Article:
So, I found that at least in this one example case our application was refusing the higher limit and it was not clear to me why we would do that. I investigated. The investigating itself was basically the same thing as any other debugging task. I traced the data on its way through our application until I found the deciding factor that caused our application to reject the higher limit in favor of the default minimum limit.
What I found, buried in code I think nobody had looked at in months, was a break in the flow of information. At one place in the flow, somebody had hard-coded a negative value for a certain piece of data along with a comment, “only used for X”. When written, the code was not operational in X, so this bit of information didn’t matter. However, that is what we are doing now: X. I had never even looked at this bit of code before. Nor would it be easy for someone to find if he was not very familiar with how our application works and able to debug through it and watch the flow of information as it progresses through our application.
The point of all this is that basically on a whim I decided to investigate a small detail that seemed like it might be wrong, but at the time I could not be sure it was wrong. It was not an unmistakable sign. I used specialized knowledge and skills gained on the job, and I found a mistake that would directly affect the bottom line profits of the company if this code went into production and nobody noticed this mistake. Maybe this mistake never would have gone into production. It’s possible that our QA team might have found this error. But I don’t know if they would have, and a developer should not rely on QA that heavily. It’s up to us to deliver code that works.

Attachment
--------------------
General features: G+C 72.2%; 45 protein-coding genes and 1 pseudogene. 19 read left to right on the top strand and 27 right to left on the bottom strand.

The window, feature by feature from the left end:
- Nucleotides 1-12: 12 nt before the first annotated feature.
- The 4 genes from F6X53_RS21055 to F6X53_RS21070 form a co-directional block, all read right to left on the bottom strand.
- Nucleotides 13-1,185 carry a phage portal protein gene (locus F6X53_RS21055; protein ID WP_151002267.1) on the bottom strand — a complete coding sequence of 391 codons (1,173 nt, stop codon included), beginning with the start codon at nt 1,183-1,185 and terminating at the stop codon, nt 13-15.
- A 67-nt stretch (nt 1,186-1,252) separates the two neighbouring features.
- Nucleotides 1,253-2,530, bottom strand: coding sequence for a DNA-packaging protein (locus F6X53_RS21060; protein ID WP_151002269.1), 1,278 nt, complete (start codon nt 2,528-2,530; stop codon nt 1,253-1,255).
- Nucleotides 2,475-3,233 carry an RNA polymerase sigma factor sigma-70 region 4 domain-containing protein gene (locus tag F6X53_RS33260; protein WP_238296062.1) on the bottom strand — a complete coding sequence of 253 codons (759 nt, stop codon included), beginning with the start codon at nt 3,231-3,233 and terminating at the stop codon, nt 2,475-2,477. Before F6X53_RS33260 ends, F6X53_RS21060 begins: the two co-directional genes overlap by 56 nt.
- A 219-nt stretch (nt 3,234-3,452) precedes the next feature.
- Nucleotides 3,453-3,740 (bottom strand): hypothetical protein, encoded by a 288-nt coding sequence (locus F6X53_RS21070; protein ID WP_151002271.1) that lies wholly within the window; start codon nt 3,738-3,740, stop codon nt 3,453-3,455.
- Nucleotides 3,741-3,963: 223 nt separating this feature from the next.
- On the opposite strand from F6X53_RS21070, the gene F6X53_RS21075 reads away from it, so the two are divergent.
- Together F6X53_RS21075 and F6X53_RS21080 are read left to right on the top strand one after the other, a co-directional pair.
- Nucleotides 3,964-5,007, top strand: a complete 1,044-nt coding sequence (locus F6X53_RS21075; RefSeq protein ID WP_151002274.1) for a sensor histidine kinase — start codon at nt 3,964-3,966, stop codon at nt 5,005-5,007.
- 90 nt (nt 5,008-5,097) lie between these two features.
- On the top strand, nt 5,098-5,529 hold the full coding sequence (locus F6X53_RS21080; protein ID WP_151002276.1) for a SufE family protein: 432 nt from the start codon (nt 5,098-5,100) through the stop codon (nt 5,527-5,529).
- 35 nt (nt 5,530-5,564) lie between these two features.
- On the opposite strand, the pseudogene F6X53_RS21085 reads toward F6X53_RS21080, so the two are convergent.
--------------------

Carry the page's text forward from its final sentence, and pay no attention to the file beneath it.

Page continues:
That is my narrative to tell next time an interviewer asks, “are you detail-oriented”. I’ll shorten it and streamline it so it better hits the high points. The most important things to notice here are these:
- By telling a story instead of answering yes/no, I sidestepped the implicit detailed-oriented/big-picture oriented assumption underlying the question. The question itself is broken. If you say, “I’m detail oriented”, then the interviewer hears, “I cannot see the big picture.” If you say, “I’m big-picture oriented,” then the interviewer hears you say, “I frequently lose track of the small details.” Details are important to achieving the big picture, so that’s not a good thing. At the same time, I didn’t get lost in a tangent about the question itself being nonsense. I just redirected it so I could send the message I wanted to send. I stayed on message, and that message was this:
- I can keep track of details: I noticed that small difference in the expected behavior of our application and I decided to track down the cause. And—this is important—I also see the big picture. In this case, the big picture is that if nobody found this error and it went into production, then it would directly cost the company money. It’s pretty rare that a developer can offer such a direct connection between the work he does and the bottom line profits of a business. This is an example of that.
As you go about your work, I recommend that you occasionally think about what you have been doing at work recently and how you can turn it into a narrative to answer an interview question. In this industry, there’s a good chance you will go looking for another job one day, and these narrative answers to those questions really help sell it.